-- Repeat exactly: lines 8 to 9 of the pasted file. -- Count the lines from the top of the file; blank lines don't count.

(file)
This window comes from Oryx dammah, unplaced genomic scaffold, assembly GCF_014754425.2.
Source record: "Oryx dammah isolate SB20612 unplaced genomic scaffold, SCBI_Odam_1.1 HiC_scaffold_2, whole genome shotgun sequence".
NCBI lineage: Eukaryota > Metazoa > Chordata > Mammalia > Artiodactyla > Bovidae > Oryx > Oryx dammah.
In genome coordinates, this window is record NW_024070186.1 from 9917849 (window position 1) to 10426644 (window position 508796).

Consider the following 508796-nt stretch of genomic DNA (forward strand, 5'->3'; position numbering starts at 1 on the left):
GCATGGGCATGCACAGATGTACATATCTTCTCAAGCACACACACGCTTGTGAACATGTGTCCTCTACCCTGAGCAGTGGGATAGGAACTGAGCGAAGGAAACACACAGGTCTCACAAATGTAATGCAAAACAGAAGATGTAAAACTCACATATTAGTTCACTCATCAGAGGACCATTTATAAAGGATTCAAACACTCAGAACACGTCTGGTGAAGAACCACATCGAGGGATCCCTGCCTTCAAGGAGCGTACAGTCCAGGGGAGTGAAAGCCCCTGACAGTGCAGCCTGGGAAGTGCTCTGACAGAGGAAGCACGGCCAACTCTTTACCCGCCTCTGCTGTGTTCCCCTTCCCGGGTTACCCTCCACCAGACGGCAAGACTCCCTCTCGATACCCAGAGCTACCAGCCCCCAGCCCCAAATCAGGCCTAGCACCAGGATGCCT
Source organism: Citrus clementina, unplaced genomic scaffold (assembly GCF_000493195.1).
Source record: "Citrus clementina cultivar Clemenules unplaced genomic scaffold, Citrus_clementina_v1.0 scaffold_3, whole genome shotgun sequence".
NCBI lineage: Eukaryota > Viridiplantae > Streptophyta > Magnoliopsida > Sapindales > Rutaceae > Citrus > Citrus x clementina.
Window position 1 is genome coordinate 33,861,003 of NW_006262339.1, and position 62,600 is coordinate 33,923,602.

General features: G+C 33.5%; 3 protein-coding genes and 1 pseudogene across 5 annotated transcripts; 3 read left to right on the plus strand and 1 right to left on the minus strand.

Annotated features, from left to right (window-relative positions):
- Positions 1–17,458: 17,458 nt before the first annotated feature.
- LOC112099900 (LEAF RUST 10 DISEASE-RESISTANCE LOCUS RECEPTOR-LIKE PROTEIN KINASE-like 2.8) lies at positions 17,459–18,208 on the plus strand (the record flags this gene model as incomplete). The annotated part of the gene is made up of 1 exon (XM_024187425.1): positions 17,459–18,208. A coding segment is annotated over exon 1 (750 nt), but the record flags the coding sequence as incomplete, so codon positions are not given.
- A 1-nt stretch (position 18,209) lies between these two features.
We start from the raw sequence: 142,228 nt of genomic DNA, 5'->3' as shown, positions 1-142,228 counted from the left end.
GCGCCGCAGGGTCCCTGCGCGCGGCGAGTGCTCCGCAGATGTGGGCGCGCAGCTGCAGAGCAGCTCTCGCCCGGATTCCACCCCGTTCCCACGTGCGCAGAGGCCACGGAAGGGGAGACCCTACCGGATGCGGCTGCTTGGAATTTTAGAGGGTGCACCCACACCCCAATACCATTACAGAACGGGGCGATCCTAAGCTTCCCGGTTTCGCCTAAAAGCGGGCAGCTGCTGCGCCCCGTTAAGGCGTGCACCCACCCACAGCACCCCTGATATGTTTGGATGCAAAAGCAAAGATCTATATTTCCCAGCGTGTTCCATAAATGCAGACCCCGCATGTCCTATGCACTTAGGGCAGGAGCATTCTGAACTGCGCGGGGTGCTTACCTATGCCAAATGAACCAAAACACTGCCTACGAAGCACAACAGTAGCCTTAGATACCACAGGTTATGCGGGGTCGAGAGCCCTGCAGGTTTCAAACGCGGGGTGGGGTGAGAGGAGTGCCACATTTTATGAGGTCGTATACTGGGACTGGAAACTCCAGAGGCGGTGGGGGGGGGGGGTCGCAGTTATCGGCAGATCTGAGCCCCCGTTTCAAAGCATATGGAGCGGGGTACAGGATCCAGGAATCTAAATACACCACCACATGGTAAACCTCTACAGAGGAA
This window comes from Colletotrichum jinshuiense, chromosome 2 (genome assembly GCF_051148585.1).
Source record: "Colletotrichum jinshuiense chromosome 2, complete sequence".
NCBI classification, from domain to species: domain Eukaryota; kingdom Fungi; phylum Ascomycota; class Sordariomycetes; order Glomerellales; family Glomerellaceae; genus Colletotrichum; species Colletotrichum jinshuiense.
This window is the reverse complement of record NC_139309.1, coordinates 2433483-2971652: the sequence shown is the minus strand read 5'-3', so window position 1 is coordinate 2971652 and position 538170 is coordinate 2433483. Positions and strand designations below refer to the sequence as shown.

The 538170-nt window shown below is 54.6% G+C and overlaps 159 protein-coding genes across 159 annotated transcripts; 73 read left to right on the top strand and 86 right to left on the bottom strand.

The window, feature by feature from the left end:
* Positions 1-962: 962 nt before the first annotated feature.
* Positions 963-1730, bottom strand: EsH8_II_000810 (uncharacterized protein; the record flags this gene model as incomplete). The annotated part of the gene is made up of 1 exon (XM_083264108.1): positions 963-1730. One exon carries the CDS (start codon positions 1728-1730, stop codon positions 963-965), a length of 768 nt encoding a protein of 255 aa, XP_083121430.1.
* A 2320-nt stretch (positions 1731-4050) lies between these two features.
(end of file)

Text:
Source record: "Citrus clementina cultivar Clemenules unplaced genomic scaffold, Citrus_clementina_v1.0 scaffold_3, whole genome shotgun sequence".
NCBI lineage: Eukaryota > Viridiplantae > Streptophyta > Magnoliopsida > Sapindales > Rutaceae > Citrus > Citrus x clementina.